The years after World War II saw dramatic growth in suburban areas as the demand for affordable housing grew with the return of GIs and a booming post-war economy. Where there’s new housing, there’s landscaping. Sort of.

In the Jan. 15, 1952, issue of American Nurseryman, we find a short report on the 1950 census of agriculture:

“Total sales during 1949 of the 4,643 nurseries included in the 1950 special census of agriculture were over $132,800,000, according to a special report issued December 31, 1951, by Roy V. Peel, director of the bureau of the census of the Department of Commerce. The total sales included $50,100,000 for wholesale sales and $82,700,000 for retail sales. The wholesale value of the crops sold by nurseries in 1949 was $71,000,000.

Over 38,000 persons were employed in 1949 by nursery establishments. Of these, 14,661 were year-round employees, 922 were paid officers of corporations, 14,556 were other paid employees. On the payroll on March 15, 4,962 were proprietors of unincorporated establishments and 3,027 were members of the family of the operator, not being paid wages.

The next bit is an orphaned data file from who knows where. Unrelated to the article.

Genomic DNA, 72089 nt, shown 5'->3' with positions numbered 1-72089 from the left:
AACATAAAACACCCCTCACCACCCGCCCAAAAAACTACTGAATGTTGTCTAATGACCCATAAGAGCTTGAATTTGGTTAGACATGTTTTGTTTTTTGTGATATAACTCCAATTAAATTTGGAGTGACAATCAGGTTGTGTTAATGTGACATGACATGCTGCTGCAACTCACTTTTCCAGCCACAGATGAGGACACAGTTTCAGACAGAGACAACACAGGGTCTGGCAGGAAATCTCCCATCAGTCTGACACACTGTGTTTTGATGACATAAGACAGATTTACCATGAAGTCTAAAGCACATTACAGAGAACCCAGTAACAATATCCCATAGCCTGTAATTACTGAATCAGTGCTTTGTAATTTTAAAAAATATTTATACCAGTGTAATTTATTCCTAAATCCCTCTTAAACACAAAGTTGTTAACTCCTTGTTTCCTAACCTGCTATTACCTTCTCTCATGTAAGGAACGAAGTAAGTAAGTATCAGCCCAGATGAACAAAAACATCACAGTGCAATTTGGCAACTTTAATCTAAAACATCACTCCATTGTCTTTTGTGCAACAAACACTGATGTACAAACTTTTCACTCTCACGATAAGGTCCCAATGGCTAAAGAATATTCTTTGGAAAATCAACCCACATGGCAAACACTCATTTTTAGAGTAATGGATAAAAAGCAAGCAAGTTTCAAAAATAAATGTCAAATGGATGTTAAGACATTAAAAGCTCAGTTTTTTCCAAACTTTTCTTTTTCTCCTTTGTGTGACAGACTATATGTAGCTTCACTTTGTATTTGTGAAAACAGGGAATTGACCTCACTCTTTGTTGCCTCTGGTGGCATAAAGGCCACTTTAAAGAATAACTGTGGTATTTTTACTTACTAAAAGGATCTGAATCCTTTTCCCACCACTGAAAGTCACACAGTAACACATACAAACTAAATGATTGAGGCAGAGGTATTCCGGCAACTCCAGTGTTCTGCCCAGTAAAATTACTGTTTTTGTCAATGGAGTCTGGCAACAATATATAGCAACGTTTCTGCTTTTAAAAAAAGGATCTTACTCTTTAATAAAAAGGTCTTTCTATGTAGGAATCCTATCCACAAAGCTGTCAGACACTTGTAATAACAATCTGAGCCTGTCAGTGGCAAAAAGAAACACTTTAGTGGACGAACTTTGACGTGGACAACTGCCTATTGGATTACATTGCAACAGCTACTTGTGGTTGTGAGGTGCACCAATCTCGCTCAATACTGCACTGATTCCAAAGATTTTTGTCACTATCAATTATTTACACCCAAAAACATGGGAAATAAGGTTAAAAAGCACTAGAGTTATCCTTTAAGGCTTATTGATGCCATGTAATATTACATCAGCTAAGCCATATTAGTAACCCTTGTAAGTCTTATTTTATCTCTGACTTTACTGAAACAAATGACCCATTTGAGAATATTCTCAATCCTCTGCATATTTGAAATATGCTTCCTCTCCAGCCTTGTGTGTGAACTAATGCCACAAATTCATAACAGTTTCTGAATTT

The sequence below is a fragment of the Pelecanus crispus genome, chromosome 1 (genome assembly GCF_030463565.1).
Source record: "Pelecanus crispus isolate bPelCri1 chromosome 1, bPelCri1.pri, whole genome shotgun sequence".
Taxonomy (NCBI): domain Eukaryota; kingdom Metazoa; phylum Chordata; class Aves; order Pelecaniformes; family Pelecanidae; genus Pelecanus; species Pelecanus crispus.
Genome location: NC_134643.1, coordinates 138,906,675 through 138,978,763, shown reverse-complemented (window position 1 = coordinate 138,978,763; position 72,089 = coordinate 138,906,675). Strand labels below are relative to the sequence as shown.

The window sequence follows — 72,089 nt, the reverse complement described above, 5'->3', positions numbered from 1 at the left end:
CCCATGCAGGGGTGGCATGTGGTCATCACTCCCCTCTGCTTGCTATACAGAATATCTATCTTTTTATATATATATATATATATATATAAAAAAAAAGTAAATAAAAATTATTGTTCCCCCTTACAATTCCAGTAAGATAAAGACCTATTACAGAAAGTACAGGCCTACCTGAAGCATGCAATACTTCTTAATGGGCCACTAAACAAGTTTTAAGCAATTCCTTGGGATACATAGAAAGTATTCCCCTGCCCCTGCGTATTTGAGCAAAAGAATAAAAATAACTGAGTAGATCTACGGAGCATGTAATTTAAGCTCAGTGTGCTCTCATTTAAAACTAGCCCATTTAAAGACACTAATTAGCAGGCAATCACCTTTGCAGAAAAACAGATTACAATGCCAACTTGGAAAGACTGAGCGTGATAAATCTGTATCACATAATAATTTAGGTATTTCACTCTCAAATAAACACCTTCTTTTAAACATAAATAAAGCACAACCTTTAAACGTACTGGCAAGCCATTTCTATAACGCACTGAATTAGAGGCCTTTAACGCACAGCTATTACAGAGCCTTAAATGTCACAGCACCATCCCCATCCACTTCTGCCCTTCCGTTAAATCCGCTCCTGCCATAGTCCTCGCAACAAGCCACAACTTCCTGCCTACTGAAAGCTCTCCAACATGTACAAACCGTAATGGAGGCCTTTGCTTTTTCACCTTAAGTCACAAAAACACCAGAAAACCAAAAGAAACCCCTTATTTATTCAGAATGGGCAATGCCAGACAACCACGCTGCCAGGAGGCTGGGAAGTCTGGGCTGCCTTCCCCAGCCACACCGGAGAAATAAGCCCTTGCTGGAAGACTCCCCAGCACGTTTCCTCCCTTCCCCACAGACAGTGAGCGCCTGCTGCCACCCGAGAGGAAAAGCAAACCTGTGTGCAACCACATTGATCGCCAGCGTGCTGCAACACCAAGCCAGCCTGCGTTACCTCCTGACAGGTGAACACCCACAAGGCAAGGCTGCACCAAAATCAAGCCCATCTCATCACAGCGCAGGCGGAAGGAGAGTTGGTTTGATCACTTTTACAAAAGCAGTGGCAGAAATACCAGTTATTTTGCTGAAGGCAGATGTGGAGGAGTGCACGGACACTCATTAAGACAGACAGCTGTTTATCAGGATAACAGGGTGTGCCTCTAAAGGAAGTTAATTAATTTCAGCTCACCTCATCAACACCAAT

Nurseries spent more than $46,000,000 for wages and salaries in 1949. Over $2,000,000 were spent for manure and fertilizer, over $750,000 for insecticides and fungicides, almost $5,000,000 for seeds, plants and bulbs for nursery planting and almost $5,000,000 for advertising in 1949.

The value of land, structures and equipment used by the 4,643 nursery establishments amounted to more than $110,000,000 in 1950. These establishments had 3,800,000 square feet in greenhouse area, 6,073,000 of storage floor area and over 2,118,000 cubic feet of refrigerated storage in 1950.

Crops sold in 1949 included 3,919,000 deciduous ornamental trees, 21,463,000 deciduous shrubs, 46,220,000 rose plants, 13,000,000 broad-leaved evergreens, 12,403,000 other ornamental evergreens, 27,991,000 herbaceous plants, 3,083,000 apple trees, 4,707,000 peach trees and 166,652,000 strawberry plants.

The 1950 special census of nurseries was taken as a part of the 1950 census of agriculture. Only nursery establishments having sales of $1,000 or more in 1949 were included in this special census.”